ADHD: The basics and the controversies
ADHD is the classic neuropsychiatric disorder--that is, a brain-based disorder with a primarily behavioral presentation. ADHD has a strong genetic clustering (80 percent), but its etiology is unknown. Like all other developmental disabilities, ADHD is a lifelong condition. Its manifestations and the patient's compensation to the disorder change throughout the lifespan (Wender, 1987). The basic features, impairments, and treatments, however, are very similar for both children and adults. People do not "outgrow" ADHD, just as no one outgrows any other genetic or developmental disorder. All people develop better abilities to pay attention and control impulses as they grow older. Most patients will benefit from lifelong medication, even if they have "learned to cope," because life stresses increase rather than diminish with age.
We once indulged in the wishful thinking that ADHD usually disappeared in adolescence. What we were actually seeing was the transformation of the most visible feature of bounce-off-the-wall hyperactivity into mere restlessness.
The disorder is manifested as a persistent pattern of inattention, easy distractibility and/or hyperactivity-impulsivity that is significantly more severe than that observed in persons of a comparable level of development. This inattention and/or impulsivity interfere significantly in all areas of function (school, work, social/family relationships, mood regulation, and self-esteem). In identified cases the gender ratio is 3:1, male to female, through adolescence but approaches almost 1:1 in adults.
Attention "Deficit," however, is a terrible name. Most people with ADHD report that their attention is not deficit, it is excessive. People with ADHD describe that they are drawn to all the stimuli around them equally and simultaneously. They are like jugglers who give fleeting attention to each ball in the air. Nothing gets sustained, undivided involvement.
TAKE HOME MESSAGE #1: For persons with ADHD, the ability to maintain attention and impulse control is determined by one factor-- if the task is interesting, desired, or challenging, the individual with ADHD has no problem with distractibility or impulsivity. If, on the other hand, the task is boring, it is a neurologic impossibility to stay on task. Interest and challenge only determine the ability to function, not importance. This "interest based performance" is coming to be the hallmark diagnostic symptom of the disorder and the key to successful management once medication treatment has been established.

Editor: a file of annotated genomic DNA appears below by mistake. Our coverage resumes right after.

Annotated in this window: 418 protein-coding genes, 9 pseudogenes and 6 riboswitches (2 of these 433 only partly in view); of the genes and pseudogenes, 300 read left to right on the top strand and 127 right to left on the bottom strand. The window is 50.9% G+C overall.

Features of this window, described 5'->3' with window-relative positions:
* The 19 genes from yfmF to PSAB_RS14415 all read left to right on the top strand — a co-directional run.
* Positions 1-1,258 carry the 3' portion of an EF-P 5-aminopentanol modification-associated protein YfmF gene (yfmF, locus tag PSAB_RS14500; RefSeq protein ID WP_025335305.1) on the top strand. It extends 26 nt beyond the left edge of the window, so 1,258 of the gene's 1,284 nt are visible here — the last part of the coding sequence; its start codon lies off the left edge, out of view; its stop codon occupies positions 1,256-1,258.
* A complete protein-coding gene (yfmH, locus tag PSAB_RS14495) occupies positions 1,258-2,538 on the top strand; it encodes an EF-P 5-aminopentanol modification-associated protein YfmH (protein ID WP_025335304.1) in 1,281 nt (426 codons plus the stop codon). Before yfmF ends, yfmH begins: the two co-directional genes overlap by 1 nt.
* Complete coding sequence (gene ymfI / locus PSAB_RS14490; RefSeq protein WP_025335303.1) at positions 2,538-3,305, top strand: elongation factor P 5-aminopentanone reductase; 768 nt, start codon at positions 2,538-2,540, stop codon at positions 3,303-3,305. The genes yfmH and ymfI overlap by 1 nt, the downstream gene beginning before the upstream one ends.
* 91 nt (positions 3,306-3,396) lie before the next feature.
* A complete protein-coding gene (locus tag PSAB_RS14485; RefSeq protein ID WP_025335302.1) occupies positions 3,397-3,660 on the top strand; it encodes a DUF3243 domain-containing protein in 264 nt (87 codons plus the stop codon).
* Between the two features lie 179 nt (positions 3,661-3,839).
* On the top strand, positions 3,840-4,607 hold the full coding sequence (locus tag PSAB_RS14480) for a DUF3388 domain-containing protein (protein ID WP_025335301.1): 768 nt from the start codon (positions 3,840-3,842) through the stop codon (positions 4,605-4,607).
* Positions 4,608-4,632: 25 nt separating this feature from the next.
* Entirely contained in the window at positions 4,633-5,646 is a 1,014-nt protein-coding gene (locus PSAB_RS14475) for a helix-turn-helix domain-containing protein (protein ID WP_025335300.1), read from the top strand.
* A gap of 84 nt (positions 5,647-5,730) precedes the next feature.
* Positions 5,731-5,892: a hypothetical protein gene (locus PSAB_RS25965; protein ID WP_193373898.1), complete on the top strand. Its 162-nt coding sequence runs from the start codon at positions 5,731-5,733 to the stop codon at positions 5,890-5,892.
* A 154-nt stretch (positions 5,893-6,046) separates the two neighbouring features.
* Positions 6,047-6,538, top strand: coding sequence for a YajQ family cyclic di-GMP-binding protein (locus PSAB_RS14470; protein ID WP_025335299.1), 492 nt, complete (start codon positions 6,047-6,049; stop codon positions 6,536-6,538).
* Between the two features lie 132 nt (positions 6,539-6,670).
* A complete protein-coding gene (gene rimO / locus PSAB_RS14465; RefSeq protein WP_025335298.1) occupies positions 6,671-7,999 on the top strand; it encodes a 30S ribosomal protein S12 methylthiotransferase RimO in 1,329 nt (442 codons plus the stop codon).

The swings of attention can be profound from states of "zoned out" dissociation to a condition known as hyperfocus. As many as 40 percent of adolescents and adults with ADHD can enter what appears to be an altered state of consciousness while doing activities which they consider particularly intriguing. During a hyperfocus the person performs at almost 100 percent efficiency, does not notice the passage of time, does not become tired or hungry, and has virtually 100 percent comprehension and retention of what he reads.
This inconsistency of performance based on interest leaves the impression that the ability to function is under the control of the ADHD patient who is just being lazy or uncooperative. We used to use a trick question with the parents of children brought in for assessment of ADHD. We asked them what their child's favorite TV program was in the smug belief that a truly ADHD child would not sit long enough to have a favorite program. Now we understand that more than half of children and adults have the ability to become deeply and productively involved in tasks that interest and challenge them, only to fall apart when they become bored.
Many people would also like to drop the term "disorder" because ADHD seems to convey a large number of positive traits along with the distractibility and impulsivity. People with ADHD usually have much higher than average intelligence, although they commonly express frustration at not being able to demonstrate it consistently. They tend to be very creative and inventive. Sometimes this presents as being artistic, musical, or inventive, but almost always it manifests itself in intuitive problem solving. People with ADHD can often pull together the threads in complex problems to develop ingenious solutions that no one else would ever see. People with ADHD are also described as having "relentless determination" whenever they do hook into a challenge. Finally, people with ADHD tend to be affable, likable people who often have a quick and zany sense of humor. They tend to have a close, tight group of friends and family who describe them as being "high maintenance but high reward" individuals.